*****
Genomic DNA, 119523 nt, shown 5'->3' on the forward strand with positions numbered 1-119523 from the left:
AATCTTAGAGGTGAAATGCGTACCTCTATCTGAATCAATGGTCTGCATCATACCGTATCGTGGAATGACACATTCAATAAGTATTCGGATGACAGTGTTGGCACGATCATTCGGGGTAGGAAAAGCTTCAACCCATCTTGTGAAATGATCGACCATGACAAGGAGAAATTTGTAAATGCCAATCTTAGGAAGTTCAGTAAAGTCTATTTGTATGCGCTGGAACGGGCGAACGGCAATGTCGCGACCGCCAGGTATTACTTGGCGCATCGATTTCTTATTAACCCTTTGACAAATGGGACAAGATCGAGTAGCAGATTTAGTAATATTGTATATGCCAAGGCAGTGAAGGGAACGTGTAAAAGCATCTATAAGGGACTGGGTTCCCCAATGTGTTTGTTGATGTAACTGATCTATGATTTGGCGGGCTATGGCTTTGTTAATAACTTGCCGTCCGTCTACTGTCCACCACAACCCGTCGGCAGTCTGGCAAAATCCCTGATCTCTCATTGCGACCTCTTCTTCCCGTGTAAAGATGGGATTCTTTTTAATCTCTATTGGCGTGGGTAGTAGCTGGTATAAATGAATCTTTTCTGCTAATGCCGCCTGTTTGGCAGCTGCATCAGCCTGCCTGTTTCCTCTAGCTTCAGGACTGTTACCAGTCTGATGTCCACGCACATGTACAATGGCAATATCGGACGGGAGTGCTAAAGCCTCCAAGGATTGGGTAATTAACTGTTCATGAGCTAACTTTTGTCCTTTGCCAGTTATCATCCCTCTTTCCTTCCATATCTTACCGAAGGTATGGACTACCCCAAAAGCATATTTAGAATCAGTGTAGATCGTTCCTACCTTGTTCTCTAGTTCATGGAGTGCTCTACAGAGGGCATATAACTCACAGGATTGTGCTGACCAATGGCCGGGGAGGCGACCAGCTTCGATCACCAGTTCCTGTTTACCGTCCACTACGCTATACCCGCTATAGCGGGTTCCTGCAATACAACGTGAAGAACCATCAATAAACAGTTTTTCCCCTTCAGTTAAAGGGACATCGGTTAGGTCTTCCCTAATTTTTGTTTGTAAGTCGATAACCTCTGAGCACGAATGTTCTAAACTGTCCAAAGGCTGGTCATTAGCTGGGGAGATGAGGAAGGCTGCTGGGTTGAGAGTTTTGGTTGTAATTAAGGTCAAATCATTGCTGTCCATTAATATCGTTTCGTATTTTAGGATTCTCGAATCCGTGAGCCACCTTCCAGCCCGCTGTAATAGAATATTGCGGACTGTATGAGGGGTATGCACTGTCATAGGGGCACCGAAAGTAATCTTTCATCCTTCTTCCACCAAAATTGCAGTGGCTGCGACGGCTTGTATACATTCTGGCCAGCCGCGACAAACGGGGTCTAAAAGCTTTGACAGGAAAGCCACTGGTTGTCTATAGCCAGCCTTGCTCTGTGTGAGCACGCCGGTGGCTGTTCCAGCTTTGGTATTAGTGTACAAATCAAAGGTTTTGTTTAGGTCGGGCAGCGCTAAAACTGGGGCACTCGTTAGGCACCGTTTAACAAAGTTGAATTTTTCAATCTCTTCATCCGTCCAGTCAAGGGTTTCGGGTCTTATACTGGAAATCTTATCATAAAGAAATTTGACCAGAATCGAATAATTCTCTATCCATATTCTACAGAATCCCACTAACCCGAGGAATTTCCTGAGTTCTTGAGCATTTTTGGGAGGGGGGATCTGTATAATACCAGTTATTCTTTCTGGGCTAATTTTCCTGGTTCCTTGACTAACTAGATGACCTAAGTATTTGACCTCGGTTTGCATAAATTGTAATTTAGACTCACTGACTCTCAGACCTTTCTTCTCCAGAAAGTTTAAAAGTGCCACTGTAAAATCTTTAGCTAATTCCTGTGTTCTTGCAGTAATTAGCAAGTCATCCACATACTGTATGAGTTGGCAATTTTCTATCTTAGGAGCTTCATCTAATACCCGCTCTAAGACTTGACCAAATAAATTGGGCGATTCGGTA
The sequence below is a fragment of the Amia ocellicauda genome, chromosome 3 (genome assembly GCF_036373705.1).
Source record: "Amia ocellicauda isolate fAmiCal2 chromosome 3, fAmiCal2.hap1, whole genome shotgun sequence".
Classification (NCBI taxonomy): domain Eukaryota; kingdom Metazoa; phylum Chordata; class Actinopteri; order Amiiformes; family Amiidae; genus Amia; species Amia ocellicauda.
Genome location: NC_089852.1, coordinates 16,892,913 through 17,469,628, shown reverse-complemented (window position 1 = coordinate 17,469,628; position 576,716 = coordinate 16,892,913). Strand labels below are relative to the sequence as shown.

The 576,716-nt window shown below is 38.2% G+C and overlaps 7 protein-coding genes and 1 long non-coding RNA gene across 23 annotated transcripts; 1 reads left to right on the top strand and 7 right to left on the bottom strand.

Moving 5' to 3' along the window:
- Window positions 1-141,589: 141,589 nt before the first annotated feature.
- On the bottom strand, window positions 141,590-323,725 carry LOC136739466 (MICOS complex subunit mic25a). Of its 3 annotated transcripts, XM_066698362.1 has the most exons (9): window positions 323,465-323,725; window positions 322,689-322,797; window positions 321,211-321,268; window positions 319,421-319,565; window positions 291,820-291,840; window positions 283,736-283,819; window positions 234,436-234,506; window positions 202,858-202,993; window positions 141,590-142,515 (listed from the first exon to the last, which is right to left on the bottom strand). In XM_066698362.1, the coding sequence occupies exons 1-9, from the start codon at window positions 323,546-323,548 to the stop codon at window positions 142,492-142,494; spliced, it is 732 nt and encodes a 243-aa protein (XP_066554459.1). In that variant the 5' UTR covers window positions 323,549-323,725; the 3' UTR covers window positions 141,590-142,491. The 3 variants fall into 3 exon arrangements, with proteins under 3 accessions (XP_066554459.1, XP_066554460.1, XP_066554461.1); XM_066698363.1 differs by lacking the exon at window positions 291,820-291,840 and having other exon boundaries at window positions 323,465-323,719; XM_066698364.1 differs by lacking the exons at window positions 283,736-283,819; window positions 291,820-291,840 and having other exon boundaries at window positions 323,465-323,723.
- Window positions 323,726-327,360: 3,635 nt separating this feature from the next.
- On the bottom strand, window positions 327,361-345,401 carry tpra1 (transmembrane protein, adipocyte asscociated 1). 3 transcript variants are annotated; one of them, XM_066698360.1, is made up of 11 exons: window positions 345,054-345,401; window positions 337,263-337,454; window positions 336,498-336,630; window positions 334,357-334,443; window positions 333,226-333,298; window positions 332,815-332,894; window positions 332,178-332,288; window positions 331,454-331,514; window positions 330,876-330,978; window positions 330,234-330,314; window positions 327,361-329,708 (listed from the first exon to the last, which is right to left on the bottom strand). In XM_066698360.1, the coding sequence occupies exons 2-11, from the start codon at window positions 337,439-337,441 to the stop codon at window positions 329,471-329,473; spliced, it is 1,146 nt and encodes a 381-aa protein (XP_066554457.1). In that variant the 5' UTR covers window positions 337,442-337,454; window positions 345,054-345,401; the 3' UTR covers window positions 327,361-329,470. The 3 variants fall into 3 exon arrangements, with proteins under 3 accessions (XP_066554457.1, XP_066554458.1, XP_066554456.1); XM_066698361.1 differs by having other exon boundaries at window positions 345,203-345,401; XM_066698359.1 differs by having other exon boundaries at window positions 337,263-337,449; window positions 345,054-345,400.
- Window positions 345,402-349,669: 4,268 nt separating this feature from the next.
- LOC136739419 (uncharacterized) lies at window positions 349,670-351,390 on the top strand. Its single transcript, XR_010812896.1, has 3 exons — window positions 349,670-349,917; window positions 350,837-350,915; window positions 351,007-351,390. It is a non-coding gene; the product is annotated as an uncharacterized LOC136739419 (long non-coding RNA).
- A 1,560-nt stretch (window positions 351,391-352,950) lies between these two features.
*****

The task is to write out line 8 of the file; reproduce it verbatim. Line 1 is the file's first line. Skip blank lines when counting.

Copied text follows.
Moving 5' to 3' along the window: